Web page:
And so it goes; young people leave to try and buy jobs that donâ€™t matter (and often donâ€™t exist in large numbers), buildings stand unused, and eventually the towns just collapse into stagnant malaise.
What Muscatine Has To Say
Muscatine is a unique town; the downtown fell into disuse as businesses moved to the ring road, but Muscatine kept some relatively large manufacturing and agribusiness installations, as well as banking and insurance industries. This meant that there was cheap, unused store space downtown, and a population with enough disposable income to support a restaurant culture which is unique in my experience.
Italian, Mexican, and Korean (called the Yakky Shack, it was a personal favorite of mine) can be on the menu for any given meal. Avenue Subs, just around the block from my former law office, is truly unique. Their sandwiches cost more than the chain sandwich restaurants, but the place was always busy at lunch time.
If you can re-create their menu reasonably well, you could open up in any mid-sized Iowa town and Iâ€™d bet you would do very well – if you can keep start-up costs down.
What Can Communities Do?
I am often accused of â€œhaving no answers,â€ and â€œbeing negative and critical,â€ and â€œbeing mean.â€ Well, I am an intensely unpleasant person in many ways, pessimism is the lubricant of victory, and I donâ€™t believe in the governmentâ€™s ability to solve social or economic problems – which translates into â€œhaving no answersâ€ when you live in a society enamored by Statism.
In towns and counties across the state there are established businesses, and many of them have working relationships with chambers of commerce or local economic development corporations.
Some of these business interests and organizations have either direct control of vacant retail space or contacts with property owners with retail, warehouse or light-industrial space to offer but with no available takers.
So, how about a community-level angel investor network? Why donâ€™t we put young entrepreneurs together with established business owners or property owners to help them raise start-up capital – cash, space, or equipment – for their own small businesses.
What businesses? Thatâ€™s the beauty of it – I donâ€™t know. I think the sandwich shop idea would work well in any town of about 5,000 + people, especially if you can get space within walking distance of the largest employer in town, the school, or the college.
Maybe internet commerce, custom clothing, fresh foods, computer game design, who knows.
But, College is Important for Jobs Skillsâ€¦..
No, it is not. The idea that your young go-getter will be more entrepreneurial after spending half a decade with tenured academics is laughable. If you need to learn accounting, take accounting at community college part-time for a fraction of the cost.
Why canâ€™t Iowa become the youth start-up capital of the country? Why must we continue to shuffle the young and the (presumably) ambitious into expensive colleges only to graduate with the pressure of debt and depleted financial resources pushing them towards the work-a-day life that could disappear in the next round of layoffs?
Iâ€™m Just a Lawyer, butâ€¦
Now, I am perfectly willing to admit that I am not the exemplar of my own advice – think of me as the desert hermit the protagonist seeks out for guidance. That is probably why I was attracted to the law, and most ofÂ my legal career has involved debtor-creditor law, so I know how debt can screw up a life or a business venture.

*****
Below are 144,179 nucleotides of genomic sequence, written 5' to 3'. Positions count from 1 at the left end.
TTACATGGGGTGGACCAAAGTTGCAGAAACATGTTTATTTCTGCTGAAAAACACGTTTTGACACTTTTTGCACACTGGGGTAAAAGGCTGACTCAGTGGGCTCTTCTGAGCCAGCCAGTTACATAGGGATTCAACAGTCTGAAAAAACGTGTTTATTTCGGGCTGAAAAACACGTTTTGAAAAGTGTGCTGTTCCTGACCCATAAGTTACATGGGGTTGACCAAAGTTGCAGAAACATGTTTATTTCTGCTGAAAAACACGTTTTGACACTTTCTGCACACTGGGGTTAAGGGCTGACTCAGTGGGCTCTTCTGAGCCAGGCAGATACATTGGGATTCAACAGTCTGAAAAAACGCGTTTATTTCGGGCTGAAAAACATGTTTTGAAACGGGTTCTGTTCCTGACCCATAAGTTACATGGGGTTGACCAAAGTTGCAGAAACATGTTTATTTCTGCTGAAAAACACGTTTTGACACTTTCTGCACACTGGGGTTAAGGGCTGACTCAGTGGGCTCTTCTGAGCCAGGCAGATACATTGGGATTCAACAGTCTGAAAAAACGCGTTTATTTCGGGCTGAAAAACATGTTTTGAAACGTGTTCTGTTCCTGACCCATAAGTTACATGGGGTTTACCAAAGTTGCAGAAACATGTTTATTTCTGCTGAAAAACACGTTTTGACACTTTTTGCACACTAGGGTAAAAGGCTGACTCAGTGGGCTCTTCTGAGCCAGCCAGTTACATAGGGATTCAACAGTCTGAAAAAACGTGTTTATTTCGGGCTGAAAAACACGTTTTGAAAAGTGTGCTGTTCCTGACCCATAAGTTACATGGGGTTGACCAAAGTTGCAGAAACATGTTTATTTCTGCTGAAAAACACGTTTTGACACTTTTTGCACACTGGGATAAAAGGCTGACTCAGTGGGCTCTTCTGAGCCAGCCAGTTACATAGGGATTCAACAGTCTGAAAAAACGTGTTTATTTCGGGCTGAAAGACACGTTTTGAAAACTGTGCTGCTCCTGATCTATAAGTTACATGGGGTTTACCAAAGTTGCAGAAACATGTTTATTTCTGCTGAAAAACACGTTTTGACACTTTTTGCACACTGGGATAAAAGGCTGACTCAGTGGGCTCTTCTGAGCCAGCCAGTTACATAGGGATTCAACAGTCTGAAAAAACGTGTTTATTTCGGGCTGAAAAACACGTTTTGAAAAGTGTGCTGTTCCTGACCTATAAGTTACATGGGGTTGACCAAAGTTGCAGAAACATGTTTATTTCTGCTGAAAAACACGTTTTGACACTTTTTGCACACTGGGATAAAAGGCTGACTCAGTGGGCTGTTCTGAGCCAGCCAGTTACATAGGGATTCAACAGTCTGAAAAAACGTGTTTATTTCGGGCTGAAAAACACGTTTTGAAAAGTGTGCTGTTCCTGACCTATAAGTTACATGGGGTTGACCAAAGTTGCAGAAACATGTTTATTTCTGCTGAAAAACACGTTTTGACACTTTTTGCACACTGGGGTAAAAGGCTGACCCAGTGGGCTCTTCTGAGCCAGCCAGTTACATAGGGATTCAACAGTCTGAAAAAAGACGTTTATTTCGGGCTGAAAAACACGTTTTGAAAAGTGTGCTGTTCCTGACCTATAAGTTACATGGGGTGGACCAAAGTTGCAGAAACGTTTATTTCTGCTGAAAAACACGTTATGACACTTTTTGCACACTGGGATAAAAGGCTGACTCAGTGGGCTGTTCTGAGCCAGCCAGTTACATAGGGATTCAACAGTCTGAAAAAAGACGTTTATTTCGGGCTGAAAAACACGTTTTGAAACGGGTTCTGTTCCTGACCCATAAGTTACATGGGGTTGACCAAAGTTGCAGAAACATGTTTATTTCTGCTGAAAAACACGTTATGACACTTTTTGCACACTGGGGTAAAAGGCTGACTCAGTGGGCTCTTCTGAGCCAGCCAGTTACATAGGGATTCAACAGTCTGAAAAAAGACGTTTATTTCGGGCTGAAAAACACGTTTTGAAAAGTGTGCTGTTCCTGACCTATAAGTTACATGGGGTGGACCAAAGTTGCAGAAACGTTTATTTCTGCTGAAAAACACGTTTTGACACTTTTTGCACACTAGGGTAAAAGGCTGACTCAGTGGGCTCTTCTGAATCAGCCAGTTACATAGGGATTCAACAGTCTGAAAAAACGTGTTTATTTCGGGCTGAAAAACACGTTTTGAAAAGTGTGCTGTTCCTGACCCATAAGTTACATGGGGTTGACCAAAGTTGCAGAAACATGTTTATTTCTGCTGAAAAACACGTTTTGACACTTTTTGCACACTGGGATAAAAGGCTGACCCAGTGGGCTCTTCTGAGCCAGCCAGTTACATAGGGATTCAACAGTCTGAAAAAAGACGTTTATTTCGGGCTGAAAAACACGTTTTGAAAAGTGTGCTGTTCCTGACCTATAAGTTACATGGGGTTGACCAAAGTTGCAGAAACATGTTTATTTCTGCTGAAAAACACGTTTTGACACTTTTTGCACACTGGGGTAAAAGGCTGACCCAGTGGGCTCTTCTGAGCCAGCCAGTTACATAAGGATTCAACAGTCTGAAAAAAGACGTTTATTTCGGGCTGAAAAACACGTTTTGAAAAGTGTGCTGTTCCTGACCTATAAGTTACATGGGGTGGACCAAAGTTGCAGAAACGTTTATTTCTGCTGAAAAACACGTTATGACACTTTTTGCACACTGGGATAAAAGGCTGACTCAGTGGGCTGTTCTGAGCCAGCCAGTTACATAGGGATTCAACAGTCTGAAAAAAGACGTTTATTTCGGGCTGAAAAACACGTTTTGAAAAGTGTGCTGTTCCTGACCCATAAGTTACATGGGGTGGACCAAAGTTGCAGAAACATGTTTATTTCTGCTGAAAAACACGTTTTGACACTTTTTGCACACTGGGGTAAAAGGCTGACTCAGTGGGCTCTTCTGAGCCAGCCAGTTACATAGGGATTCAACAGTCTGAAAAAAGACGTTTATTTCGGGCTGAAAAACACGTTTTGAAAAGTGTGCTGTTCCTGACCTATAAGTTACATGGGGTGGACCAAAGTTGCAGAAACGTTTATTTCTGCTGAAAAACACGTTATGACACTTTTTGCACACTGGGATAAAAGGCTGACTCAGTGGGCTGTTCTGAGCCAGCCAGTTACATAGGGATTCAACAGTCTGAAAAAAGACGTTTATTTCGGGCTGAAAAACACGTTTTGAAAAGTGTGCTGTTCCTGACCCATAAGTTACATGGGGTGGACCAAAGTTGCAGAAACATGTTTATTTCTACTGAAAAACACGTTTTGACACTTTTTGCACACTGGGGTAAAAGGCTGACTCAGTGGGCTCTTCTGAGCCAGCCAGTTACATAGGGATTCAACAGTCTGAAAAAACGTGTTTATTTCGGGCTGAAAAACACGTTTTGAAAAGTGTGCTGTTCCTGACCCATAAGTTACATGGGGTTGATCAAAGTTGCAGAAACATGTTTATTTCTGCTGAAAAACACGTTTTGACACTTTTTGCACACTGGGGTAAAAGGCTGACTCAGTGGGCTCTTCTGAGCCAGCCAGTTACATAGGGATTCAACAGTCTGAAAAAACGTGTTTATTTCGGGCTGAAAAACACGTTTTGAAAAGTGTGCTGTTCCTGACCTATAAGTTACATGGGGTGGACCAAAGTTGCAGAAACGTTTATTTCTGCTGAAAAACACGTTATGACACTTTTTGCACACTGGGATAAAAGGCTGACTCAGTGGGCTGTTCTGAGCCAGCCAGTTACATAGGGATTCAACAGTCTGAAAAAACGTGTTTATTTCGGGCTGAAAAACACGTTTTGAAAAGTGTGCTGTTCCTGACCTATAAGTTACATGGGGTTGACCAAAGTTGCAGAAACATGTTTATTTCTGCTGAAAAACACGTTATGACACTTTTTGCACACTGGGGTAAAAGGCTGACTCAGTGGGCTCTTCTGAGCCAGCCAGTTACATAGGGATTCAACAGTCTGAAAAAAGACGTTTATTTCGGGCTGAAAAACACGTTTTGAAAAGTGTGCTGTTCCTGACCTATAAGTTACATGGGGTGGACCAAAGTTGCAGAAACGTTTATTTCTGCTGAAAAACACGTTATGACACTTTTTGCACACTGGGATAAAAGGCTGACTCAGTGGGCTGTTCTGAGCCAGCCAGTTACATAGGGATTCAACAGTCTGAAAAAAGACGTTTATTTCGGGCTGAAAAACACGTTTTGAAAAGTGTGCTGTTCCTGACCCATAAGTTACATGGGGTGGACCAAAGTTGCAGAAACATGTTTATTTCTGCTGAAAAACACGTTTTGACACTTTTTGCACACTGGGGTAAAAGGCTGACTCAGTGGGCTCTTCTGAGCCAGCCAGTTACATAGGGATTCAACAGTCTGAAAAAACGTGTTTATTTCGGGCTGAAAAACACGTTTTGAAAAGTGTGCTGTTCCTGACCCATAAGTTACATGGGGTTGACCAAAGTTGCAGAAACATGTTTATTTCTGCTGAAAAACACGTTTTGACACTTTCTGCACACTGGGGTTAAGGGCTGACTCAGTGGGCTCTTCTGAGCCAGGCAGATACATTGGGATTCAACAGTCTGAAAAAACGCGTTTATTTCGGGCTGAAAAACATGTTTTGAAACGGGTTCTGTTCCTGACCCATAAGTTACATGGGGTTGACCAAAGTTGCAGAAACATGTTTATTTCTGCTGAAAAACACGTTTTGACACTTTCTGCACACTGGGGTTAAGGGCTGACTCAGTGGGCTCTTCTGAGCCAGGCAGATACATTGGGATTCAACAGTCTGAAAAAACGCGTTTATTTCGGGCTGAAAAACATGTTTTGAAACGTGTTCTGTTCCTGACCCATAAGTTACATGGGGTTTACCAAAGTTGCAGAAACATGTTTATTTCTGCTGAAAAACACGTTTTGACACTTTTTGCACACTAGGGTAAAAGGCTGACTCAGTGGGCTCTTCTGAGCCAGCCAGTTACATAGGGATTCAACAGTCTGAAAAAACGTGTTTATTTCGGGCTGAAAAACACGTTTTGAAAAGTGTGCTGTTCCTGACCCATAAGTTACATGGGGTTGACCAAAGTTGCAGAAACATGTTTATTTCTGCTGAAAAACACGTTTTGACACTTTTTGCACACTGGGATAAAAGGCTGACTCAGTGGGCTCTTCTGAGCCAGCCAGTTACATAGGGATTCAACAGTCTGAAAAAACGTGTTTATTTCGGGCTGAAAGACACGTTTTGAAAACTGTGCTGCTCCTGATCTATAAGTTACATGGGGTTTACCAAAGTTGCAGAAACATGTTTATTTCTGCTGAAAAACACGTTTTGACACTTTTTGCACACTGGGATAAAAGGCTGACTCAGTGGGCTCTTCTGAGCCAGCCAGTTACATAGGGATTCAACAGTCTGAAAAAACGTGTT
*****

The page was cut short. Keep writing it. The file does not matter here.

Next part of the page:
This is how the Chamber of Commerce can help. They can assemble angel investors with cash, equipment, or space available. They can arrange discounts for accounting and legal services for things like taxation and payroll. They can send experienced businesspeople into the schools to speak on business creation, promote self-employment, and whatever else they can think of to encourage young Iowans to consider independent livelihoods without the need for debt financing.
If you fail, then start over with a different idea. If you succeed, then you owe me lunch.
by | Apr 8, 2013
Proving his concern about our countryâ€™s national debt wasnâ€™t mere campaign lip service, Congressman Tom Latham continued to warn against the perils of a $17 trillion debt in Urbandale on Friday.Â He joined an event hosted by the Iowa chapter of Fix The Debt and toured the facility of Jon Troenâ€™s ColorFX company.
Speaking to a group of ColorFX employees Latham seemed hopeful a long-term solution could be agreed to this year saying, â€œI think there is a real chance of getting a bi-partisan deal passed.Â It has to be done to ensure our nationâ€™s economic and fiscal security.â€Â As the owner of a company trying to navigate through an increasingly shaky economy, ColorFX owner Jon Troen fully concurred by stating, â€œThe national debt affects everyone and it has a direct impact on how small business owners like me run and manage their operations.â€
Mr. Lathamâ€™s participation in these types of forums should be heartening to all Iowans, regardless of their political persuasion, who realize continued record deficit spending is fatal to our entire population.Â I have reported here before that a close look at Rep. Lathamâ€™s voting record the last several years reveals a rock-solid fiscal conservative unwilling to mortgage the future for temporary political gains.Â With so many politicians these days willing to speak one way around election time and then consistently vote the other way when the spotlight fades, Iowa is lucky to have someone willing to both speak out and vote for their convictions.
Below are some pictures from the event:
by | Sep 3, 2012
(This is the second installment of a continuing seriesÂ posing 3 questions to Republican candidates statewide)Â
Vicki Stogdill is running for the seat representing Senate District 18 in the Iowa Legislature.Â She has been campaigning hard for months to give this traditionally Democratic territory a new voiceÂ at the State House.Â Every race in theÂ Iowa SenateÂ this year is of utmost importance, andÂ Stogdill’sÂ effort to engage the voters of District 18Â will reveal much about the Iowa electorate at large.Â Â Voters both in and out of her district should take the timeÂ to check out her positions and background on her website, and to showÂ her support in any way they can.Â She brings to the table a long career in small business andÂ a host of new ideas to strengthen Iowa’s communities and economy.